Archives For Communication

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Why risk communication is tricky…

An interesting post by Ross Anderson on the problems of risk communication, in the wake of the savage storm that the UK has just experienced. Doubly interesting to compare the UK’s disaster communication during this storm to that of the NSW governments during our recent bushfires.

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While I’m on the subject of visualising risk the Understanding Uncertainty site run by the University of Cambridge’s Winton Group gives some good examples of how visualisation techniques can present risk.

Matrix (Image source: The Matrix film)

Just updated my post on Decision Theory and the Risk Matrix with some more material on the semiotics of colour and the advantages, and disadvantages, of its use in constructing a risk matrix.

Matrix (Image source: The Matrix film)

Why the risk matrix?

For new systems we generally do not have statistical data on accidents, and high consequence events are, we hope, quite rare leaving us with a paucity of information. So we usually end up basing any risk assessment upon low base rate data, and having to fall back upon some form of subjective (and qualitative) method of risk assessment.

Risk matrices were developed to guide such qualitative risk assessments and decision making, and the form of these matrices is based on a mix of decision and classical risk theory. The matrix is widely described in safety and risk literature and has become one of the less questioned staples of risk management.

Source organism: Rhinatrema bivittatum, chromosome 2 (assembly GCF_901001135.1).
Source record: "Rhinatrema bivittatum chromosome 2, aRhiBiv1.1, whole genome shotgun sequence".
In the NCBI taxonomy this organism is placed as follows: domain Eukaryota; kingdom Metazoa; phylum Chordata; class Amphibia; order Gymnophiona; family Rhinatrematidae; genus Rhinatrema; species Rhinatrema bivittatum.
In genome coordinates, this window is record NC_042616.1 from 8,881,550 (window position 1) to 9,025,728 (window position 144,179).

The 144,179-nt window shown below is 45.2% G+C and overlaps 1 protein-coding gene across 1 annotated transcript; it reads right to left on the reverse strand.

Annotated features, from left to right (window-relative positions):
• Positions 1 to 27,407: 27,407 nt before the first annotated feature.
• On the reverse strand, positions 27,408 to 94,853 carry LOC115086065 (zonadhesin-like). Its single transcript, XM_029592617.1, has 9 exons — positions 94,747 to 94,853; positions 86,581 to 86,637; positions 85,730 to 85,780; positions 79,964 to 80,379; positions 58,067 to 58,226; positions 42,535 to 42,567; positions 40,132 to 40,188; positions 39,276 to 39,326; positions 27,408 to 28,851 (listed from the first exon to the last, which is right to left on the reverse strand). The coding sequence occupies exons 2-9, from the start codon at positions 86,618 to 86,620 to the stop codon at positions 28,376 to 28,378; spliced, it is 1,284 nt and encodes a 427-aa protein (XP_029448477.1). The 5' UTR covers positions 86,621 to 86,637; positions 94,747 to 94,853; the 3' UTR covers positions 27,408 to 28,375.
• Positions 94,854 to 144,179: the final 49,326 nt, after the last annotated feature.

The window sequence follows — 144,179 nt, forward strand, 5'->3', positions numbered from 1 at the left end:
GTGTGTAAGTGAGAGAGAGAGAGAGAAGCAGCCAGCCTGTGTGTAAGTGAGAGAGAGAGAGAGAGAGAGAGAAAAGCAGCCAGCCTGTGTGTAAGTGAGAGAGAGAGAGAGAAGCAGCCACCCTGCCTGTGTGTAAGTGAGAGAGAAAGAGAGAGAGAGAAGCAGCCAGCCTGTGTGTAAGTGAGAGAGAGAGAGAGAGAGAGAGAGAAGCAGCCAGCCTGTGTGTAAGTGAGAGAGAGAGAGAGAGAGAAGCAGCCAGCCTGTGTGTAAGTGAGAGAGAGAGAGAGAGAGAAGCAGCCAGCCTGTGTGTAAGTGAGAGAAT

Despite this there are plenty of poorly constructed and ill thought out risk matrices out there, in both the literature and standards, and many users remain unaware of the degree of epistemic uncertainty that the use of a risk matrix introduces. So this post attempts to establish some basic principles of construction as an aid to improving the state of practice and understanding.

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For the STS 134 mission NASA has estimated a 1 in 90 chance of loss of vehicle and crew (LOCV) based on a Probabilistic Risk Assessment (PRA). But should we believe this number?

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The Newcastle 2007 storm

In part one and part two of this post I looked at Drew Warne Smith and James Madden’s article, “The science is in on sea-level rise: 1.7 mm”, in terms of it’s worth as a logical argument.

We live under a government of men and morning newspapers.

Wendell Phillips

While Smith and Madden’s argument turns out to be the usual denialist slumgullion it does serve as a useful jump off point for a discussion of the role of the media in propagating such pernicious memes (1) and more broadly in communicating risk. Continue Reading…

The Newcastle 2007 storm

In the first part of this post on Drew Warne Smith and James Madden’s article on climate change, The science is in on sea-level rise: 1.7 mm, I dealt with the factual basis of their argument.

The moment we want to believe something, we suddenly see all the arguments for it, and become blind to the arguments against it.

George Bernard Shaw

In this second part I want to spend some time looking at both the logical and psychological tricks of their argument (such as it is) and how the authors use these fallacious elements to sway the unwary or uneducated readership.

Note that I have based the taxonomy of argument upon that proposed by Thoulesss (1934) (1).

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The Newcastle 2007 storm

The truth is incontrovertible

According to Drew Warne Smith and James Madden writing in the Nov 7th edition of the Australian:

 “The science is in on sea-level rise: 1.7 mm” , …we don’t need to worry about sea level rises in Australia as a ‘scientific’ 1.7 mm rise is a third less than the government’s overheated predictions…

How Smith and Madden set out to construct a case that government predicted sea level rises are exaggerated provides an excellent example of how fallacious arguments can be used to misinform the unwary, and in this case skew the reader’s perception of risk. Continue Reading…